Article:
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Lukashenka's democratic bona fides have been questioned in the West (file photo)
20 July 2004 -- Belarusian President Alyaksandr Lukashenka today said he might run for a third term in 2006 if the country approves it in a referendum.
In a televised speech, Lukashenka said he would need to get "permission from the people" to make constitutional changes allowing him to run for a third term. Belarus's current constitution limits him to two terms.
Lukashenka also said that he would run as an equal to the other candidates in the next election.
"There will be third [presidential] term for Lukashenka only in accordance with the constitution. Only then, when the people decide," he said. "I am not going to extend any terms. If people allow me to participate in the 2006 presidential election, then I will participate, just like in the previous election, equally with the other candidates."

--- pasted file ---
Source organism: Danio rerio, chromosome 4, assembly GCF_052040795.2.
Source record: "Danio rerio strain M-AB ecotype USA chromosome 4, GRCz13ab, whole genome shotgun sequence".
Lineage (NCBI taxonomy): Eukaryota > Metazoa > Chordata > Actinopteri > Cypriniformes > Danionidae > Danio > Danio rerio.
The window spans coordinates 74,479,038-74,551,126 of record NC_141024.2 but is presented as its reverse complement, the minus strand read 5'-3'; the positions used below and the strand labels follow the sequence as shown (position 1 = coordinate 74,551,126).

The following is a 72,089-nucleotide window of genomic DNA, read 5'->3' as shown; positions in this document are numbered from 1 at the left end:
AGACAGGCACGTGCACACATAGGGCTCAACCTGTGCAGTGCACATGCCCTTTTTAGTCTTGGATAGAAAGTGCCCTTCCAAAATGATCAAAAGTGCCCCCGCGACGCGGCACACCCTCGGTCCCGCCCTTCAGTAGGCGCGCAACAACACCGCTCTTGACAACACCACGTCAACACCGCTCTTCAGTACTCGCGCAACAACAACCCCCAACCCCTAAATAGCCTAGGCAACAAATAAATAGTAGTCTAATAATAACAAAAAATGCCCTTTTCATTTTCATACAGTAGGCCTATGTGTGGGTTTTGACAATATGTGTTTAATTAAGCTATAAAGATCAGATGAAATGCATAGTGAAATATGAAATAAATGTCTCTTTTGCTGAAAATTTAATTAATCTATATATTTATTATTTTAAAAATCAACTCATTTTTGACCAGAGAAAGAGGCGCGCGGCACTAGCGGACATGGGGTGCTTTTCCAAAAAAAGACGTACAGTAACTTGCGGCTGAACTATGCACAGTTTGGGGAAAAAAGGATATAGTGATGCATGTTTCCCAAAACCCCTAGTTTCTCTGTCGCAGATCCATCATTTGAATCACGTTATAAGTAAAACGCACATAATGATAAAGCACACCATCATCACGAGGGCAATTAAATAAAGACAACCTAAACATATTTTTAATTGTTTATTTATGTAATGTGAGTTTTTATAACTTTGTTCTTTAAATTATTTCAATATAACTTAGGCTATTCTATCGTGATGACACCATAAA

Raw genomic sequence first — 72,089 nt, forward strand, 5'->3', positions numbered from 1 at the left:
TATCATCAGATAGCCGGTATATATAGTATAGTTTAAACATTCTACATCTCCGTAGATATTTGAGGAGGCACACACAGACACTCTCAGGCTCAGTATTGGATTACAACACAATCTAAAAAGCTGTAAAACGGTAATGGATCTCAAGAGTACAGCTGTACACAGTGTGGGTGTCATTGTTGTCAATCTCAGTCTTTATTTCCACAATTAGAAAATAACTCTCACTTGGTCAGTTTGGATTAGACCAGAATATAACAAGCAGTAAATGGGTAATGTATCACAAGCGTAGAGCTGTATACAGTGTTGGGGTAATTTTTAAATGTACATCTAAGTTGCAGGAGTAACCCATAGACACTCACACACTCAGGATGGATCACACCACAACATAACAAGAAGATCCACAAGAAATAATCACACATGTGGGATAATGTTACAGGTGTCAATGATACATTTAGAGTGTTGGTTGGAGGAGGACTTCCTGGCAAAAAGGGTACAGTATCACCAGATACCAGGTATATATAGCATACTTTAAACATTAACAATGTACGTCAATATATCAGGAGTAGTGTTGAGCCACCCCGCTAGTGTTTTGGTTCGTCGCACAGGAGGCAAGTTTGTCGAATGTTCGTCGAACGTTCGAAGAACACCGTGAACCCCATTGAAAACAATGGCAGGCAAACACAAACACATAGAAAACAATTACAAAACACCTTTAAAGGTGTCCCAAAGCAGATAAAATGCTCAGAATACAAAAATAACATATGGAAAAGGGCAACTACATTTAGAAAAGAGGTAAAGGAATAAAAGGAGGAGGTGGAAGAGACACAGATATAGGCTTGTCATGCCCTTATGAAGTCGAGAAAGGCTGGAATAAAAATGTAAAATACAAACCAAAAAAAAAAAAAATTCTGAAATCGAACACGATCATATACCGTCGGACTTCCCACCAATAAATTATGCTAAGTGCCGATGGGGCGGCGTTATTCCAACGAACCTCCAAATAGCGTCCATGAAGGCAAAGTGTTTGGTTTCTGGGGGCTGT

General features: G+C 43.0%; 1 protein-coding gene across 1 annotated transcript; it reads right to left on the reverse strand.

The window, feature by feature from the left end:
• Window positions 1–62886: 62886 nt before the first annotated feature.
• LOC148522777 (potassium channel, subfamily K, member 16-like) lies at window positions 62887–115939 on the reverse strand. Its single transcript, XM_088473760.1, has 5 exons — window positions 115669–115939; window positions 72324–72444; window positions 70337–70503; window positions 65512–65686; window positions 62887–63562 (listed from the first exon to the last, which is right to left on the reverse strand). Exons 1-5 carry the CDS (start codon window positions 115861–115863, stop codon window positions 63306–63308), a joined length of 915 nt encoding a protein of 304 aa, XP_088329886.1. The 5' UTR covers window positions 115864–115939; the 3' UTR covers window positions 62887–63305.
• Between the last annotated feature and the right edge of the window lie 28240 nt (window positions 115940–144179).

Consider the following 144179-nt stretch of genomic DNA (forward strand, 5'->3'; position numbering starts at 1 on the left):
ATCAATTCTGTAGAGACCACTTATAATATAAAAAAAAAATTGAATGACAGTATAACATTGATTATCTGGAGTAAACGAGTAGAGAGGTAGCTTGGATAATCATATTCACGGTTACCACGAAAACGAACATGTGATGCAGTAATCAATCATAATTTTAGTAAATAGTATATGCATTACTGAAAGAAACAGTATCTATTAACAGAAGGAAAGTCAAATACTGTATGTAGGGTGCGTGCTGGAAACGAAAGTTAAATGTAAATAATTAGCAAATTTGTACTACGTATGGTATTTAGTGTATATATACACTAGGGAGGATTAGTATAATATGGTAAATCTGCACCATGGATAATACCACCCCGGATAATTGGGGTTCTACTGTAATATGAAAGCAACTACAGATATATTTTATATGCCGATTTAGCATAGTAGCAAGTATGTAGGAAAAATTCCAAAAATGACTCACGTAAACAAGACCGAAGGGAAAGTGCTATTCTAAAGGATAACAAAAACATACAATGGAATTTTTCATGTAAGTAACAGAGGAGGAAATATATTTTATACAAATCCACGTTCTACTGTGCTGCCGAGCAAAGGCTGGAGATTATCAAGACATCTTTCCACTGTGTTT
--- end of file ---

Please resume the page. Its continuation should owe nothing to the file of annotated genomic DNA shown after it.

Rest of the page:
Lukashenka rose to power in 1994, and two years later oversaw a national referendum that stripped parliament of many powers and extended his term until 2001. He won another term in 2001 in an election that was not recognized as legitimate by European observers.